- The greenback faces a confused picture in many currency pairs and is on the defensive overall
- US President Donald Trump drew a line under negotiations with congressional Democrats on Wednesday over the proposed coronavirus aid package to citizens – delaying debates until after the upcoming election
- The Aussie dollar and British pound both surged ahead at one stage over the course of the day
- The Federal Reserve’s meeting minutes are now in the spotlight following remarks from Jerome Powell
The US dollar faced a mixed picture in the foreign exchange markets as trading began in earnest on Wednesday.
The currency had seen some of its value wiped off in the hours running up to Wednesday morning due to President Donald Trump’s decision to end negotiations with senior Democrat legislators in the country’s Congress on the topic of a coronavirus stimulus bill.
Trump said that he wanted to prevent the decision being made until after the presidential election, which takes place at the beginning of November.
This decision led to an initial flight to safety among forex traders.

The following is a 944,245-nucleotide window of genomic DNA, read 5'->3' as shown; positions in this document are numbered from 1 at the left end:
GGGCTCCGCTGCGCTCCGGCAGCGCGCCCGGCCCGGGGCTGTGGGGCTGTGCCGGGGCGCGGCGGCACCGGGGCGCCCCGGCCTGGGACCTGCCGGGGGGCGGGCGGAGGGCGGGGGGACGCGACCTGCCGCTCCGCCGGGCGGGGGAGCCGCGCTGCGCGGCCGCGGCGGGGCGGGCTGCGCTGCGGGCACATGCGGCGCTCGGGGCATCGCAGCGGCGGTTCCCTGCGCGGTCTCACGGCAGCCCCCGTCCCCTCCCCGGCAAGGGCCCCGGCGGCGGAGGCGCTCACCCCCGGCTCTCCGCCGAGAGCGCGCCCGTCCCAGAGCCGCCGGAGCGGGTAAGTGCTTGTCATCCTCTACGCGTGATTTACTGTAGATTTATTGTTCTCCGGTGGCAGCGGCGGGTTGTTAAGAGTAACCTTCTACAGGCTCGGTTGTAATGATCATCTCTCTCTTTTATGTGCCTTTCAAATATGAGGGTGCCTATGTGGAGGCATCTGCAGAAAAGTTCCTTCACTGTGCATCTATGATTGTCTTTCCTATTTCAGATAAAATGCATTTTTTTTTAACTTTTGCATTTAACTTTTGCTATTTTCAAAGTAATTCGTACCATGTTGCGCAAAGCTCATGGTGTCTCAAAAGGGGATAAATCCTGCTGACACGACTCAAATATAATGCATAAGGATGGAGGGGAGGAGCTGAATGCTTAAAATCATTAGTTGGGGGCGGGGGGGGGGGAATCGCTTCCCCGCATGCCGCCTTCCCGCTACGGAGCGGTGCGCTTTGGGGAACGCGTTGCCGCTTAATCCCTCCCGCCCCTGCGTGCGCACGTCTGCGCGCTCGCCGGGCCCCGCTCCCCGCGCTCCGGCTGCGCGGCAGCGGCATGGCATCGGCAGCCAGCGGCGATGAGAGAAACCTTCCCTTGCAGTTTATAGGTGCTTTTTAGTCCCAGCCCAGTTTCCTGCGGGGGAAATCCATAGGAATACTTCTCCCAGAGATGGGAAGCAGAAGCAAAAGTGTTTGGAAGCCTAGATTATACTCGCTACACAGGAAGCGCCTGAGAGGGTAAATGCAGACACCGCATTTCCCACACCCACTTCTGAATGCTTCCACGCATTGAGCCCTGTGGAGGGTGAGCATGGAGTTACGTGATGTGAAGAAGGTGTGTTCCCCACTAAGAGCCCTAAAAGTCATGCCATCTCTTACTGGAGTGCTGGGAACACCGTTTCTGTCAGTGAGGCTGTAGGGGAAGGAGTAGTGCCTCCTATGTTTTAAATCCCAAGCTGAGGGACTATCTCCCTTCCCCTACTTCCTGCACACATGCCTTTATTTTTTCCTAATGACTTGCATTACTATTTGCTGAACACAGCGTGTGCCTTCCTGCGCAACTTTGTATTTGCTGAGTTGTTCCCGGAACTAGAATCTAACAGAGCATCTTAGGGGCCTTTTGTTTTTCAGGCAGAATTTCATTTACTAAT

This was only partially reversed when Trump later announced that he would be seeking a partial bailout for the airline industry in the country. He is asking Congress for north of US$20bn in this regard, it is believed. From there, the dollar was able to regain at least some ground – though its competitors remained ahead by negligible amounts.
Sterling, for example, managed to secure a rise of almost two-fifths of a percentage point. It was seen at $1.2915 – close to the psychologically important level of 1.30. It had, however, seen almost a percentage point of its value wiped off in the previous session.
In Australia, meanwhile, the local dollar was spotted up by over half a percentage point at $0.7142. This came after the markets largely turned away from the Aussie earlier in the week. Overall, the outlook for the risk-friendly currency remains quite pessimistic. It is understood that the country’s Reserve Bank is expected to go on to slash interest rates and purchase more government borrowing. The safe-haven yen experienced some stability, however.
The yen was seen at 105.75 at one stage. According to strategists, both the yen – which is the traditional ultimate safe haven due to Japan’s status as a major world creditor – and the greenback are now being bought up during times of market tumult.
One big question mark for the world’s forex traders will be the behaviour of the US Federal Reserve in the coming days.
Jerome Powell, who chairs it, said earlier this week that he wanted Congress to act fast to provide the required stimulus for the economy in the wake of the coronavirus pandemic. There will also be a release of minutes today covering the Bank’s latest meeting.